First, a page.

Post-processing: spectral corrections

It is not possible to construct a measuring system which detects all fluctuations with zero response time, and wich does not affect the measured signal itself. Moreover, introducing a closed-path gas analyzer to the system causes extra demands with regards to corrections. A part of these corrections -- e.g. the utilization of the lag time -- was already described.

Spectral corrections are supposed to be applied in order to account for the damping of fluctuations caused by the long air sample tubes, limited sensor response time, sensor line averaging and sensor separation, and sampling. One possible correction method is the application of a series of transfer functions defined for each correction term (Moore, 1986; Leuning and Moncrieff, 1990; Lenschow and Raupach, 1991; Massman, 1991; Leuning and King, 1992; Suyker and Verma, 1993; Moncrieff et al., 1997; Aubinet et al., 2000).

One other scheme which is quite frequently used in micrometeorology is the application of the spectral corrections based on the comparison of the (hopefully) ideally measured sensible heat cospectra (Co, see e.g. for the definition of cospectra), and the degraded water vapor and carbon dioxide cospectra (Högström et al., 1989; Grelle, 1997; Berger et al., 2001). The method is quite attractive, however it is not to apply to our system since the temperature signal is heavily degraded. Both method is based on the assumption of spectral similarity between temperature, HO and CO (Anderson and Verma, 1984; Ohtaki, 1985).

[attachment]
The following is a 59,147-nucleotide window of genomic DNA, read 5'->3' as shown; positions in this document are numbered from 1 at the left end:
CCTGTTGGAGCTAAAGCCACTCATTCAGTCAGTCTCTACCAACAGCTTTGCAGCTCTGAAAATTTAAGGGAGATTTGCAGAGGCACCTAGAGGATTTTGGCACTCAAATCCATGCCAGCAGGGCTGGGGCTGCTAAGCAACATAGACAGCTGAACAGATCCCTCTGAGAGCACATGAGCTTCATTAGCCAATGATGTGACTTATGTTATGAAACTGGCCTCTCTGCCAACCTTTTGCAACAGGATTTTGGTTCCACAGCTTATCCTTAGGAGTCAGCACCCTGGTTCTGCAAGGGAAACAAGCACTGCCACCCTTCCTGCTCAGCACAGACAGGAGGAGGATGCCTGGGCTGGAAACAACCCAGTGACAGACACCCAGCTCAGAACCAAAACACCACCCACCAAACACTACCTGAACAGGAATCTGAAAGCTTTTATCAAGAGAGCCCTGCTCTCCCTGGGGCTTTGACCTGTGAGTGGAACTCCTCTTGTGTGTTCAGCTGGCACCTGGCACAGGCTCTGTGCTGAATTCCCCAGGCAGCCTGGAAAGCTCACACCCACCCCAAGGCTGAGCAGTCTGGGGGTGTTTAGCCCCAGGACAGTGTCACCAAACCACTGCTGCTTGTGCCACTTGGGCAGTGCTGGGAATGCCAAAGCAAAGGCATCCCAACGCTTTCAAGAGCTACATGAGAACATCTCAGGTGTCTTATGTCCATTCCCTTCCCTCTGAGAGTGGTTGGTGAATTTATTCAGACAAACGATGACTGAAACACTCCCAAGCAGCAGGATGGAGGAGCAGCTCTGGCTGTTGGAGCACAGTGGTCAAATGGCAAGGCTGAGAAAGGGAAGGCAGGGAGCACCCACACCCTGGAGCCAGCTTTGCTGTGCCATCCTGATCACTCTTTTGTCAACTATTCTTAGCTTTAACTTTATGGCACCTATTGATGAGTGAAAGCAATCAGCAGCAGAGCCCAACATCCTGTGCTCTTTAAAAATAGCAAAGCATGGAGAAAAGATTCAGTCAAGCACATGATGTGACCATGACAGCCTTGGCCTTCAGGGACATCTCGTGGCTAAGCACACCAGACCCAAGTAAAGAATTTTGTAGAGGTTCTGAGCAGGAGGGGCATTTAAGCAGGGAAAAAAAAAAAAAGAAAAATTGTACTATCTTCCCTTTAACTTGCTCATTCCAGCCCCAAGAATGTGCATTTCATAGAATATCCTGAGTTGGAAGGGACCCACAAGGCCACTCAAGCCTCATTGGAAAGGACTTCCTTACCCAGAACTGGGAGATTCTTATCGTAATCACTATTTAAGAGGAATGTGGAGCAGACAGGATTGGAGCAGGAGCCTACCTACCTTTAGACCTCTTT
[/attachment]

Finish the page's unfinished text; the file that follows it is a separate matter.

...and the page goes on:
The scheme of Moore (1986) is applied through the use of transfer functions for each correction term. The fractional error of the measured flux can be written as:

To calculate , we need to determine each individual transfer functions. In our system, corrections are applied in order to take into account the effect of the signal damping inside the air inlet tube, the limited time response of the IRGA, the sensor line averaging inside the IRGA's optical path, the sensor line averaging caused by the sonic anemometer, the sensor separation caused by the separation of the sensors (i.e. the separation of the air inlet and the sonic anemometer), and the effect of the discretized sampling of the continuously fluctuating flow field (Moore, 1986). These transfer functions are described in the followings.

**a) Spectral attenuation**